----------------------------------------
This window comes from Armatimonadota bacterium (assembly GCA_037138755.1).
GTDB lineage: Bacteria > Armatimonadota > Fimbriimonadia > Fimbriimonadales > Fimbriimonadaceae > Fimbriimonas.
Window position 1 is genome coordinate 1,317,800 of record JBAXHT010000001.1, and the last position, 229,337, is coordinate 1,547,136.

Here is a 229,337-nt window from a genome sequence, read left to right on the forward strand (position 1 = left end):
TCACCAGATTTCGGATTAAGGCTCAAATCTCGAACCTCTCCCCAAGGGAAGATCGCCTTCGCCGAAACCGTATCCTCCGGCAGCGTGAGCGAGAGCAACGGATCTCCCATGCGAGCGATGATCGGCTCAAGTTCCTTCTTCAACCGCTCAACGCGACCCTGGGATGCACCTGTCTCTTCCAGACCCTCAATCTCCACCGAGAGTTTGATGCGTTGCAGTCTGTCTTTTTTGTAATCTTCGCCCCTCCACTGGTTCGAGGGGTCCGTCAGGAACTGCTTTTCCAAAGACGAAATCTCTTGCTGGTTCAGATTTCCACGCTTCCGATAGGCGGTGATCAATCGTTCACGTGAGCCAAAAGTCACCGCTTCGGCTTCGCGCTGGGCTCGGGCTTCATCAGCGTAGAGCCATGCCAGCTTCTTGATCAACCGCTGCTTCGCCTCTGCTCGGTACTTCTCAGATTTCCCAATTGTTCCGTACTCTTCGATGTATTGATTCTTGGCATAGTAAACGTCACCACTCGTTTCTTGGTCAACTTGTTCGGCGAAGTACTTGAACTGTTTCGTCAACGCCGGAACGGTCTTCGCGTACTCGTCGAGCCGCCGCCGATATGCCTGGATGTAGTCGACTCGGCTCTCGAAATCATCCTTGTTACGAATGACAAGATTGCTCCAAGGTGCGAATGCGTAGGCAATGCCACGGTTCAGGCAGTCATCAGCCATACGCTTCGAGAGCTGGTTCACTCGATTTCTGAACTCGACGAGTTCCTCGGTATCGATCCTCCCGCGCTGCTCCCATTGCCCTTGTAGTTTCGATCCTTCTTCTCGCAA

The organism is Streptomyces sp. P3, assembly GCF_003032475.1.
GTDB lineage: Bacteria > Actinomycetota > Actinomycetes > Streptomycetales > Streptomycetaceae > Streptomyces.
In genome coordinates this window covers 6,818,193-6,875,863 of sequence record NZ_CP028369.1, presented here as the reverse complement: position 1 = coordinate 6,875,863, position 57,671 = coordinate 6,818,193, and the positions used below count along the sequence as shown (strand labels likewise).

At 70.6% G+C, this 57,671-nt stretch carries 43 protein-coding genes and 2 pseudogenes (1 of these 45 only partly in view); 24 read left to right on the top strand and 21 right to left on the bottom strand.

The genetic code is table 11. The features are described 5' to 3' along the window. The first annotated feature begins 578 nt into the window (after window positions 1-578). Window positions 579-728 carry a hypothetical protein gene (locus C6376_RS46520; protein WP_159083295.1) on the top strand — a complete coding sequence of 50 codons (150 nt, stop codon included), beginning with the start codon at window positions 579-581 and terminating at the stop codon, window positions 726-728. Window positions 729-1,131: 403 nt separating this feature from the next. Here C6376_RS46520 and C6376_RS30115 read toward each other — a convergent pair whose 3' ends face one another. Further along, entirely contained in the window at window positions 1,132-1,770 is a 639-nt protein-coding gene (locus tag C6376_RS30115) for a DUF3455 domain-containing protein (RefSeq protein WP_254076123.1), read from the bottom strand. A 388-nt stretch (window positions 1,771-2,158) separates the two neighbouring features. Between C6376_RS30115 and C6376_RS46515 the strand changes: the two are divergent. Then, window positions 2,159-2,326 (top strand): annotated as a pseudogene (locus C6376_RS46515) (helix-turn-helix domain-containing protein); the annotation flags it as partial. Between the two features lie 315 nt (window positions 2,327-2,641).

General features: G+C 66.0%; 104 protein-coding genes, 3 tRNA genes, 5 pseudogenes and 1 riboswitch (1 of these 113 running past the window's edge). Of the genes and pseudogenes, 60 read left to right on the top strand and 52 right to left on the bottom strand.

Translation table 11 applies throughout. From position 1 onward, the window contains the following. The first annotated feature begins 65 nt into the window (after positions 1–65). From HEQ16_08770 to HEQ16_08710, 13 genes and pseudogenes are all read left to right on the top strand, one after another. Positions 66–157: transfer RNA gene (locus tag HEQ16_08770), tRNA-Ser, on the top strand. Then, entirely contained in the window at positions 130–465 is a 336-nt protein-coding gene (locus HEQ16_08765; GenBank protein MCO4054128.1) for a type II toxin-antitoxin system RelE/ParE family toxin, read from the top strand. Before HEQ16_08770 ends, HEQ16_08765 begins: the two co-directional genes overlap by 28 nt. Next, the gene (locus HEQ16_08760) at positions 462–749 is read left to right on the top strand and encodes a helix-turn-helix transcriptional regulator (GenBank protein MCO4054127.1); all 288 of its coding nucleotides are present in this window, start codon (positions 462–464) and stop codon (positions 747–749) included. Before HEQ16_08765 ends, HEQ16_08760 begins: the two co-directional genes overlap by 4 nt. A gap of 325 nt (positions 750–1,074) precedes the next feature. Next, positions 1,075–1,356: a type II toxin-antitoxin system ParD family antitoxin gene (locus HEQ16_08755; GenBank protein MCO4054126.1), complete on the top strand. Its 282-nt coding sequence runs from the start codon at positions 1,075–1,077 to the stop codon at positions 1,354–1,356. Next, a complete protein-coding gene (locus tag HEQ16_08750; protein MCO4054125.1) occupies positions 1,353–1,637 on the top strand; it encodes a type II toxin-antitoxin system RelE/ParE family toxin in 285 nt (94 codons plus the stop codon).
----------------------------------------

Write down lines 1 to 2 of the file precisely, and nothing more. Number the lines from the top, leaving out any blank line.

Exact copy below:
This window comes from Armatimonadota bacterium (assembly GCA_037138755.1).
GTDB lineage: Bacteria > Armatimonadota > Fimbriimonadia > Fimbriimonadales > Fimbriimonadaceae > Fimbriimonas.